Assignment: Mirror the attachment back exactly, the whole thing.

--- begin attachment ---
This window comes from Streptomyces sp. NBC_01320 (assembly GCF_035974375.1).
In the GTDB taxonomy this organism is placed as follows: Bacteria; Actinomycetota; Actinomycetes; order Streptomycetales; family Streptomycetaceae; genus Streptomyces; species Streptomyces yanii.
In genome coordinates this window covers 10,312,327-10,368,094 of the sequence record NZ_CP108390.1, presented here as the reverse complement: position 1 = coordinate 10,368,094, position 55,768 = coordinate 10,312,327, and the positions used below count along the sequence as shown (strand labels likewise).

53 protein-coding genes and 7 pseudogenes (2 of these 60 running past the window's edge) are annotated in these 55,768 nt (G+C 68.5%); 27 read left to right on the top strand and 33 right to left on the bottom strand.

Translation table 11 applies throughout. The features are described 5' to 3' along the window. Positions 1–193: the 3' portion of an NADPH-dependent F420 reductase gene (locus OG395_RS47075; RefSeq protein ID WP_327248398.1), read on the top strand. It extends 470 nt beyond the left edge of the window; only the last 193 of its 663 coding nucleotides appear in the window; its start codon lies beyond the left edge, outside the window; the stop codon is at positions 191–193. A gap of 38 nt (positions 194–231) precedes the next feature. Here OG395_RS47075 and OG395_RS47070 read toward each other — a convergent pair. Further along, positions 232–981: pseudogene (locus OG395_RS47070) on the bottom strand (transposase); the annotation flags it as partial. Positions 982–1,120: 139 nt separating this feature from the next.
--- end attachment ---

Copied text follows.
This window comes from Streptomyces sp. NBC_01320 (assembly GCF_035974375.1).
In the GTDB taxonomy this organism is placed as follows: Bacteria; Actinomycetota; Actinomycetes; order Streptomycetales; family Streptomycetaceae; genus Streptomyces; species Streptomyces yanii.
In genome coordinates this window covers 10,312,327-10,368,094 of the sequence record NZ_CP108390.1, presented here as the reverse complement: position 1 = coordinate 10,368,094, position 55,768 = coordinate 10,312,327, and the positions used below count along the sequence as shown (strand labels likewise).

53 protein-coding genes and 7 pseudogenes (2 of these 60 running past the window's edge) are annotated in these 55,768 nt (G+C 68.5%); 27 read left to right on the top strand and 33 right to left on the bottom strand.

Translation table 11 applies throughout. The features are described 5' to 3' along the window. Positions 1–193: the 3' portion of an NADPH-dependent F420 reductase gene (locus OG395_RS47075; RefSeq protein ID WP_327248398.1), read on the top strand. It extends 470 nt beyond the left edge of the window; only the last 193 of its 663 coding nucleotides appear in the window; its start codon lies beyond the left edge, outside the window; the stop codon is at positions 191–193. A gap of 38 nt (positions 194–231) precedes the next feature. Here OG395_RS47075 and OG395_RS47070 read toward each other — a convergent pair. Further along, positions 232–981: pseudogene (locus OG395_RS47070) on the bottom strand (transposase); the annotation flags it as partial. Positions 982–1,120: 139 nt separating this feature from the next.